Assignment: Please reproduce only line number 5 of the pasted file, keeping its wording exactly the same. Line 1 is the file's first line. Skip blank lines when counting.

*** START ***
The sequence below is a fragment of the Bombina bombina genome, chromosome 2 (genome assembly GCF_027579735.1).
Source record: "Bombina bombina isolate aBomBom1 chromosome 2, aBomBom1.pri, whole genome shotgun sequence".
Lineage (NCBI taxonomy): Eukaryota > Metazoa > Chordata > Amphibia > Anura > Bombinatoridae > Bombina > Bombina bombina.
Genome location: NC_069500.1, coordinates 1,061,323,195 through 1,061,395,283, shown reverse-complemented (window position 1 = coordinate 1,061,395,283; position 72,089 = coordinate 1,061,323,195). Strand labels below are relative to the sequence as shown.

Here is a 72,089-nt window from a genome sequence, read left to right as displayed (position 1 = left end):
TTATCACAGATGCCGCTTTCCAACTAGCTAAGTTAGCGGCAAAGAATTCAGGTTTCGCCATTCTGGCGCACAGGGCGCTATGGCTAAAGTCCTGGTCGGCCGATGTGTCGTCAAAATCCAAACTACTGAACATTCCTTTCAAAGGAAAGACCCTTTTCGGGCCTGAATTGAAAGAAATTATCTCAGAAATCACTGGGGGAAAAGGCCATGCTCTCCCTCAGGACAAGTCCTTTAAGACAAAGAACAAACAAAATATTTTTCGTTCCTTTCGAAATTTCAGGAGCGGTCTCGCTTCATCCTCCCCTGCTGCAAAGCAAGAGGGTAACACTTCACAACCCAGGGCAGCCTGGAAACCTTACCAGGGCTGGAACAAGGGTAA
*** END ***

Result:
Here is a 72,089-nt window from a genome sequence, read left to right as displayed (position 1 = left end):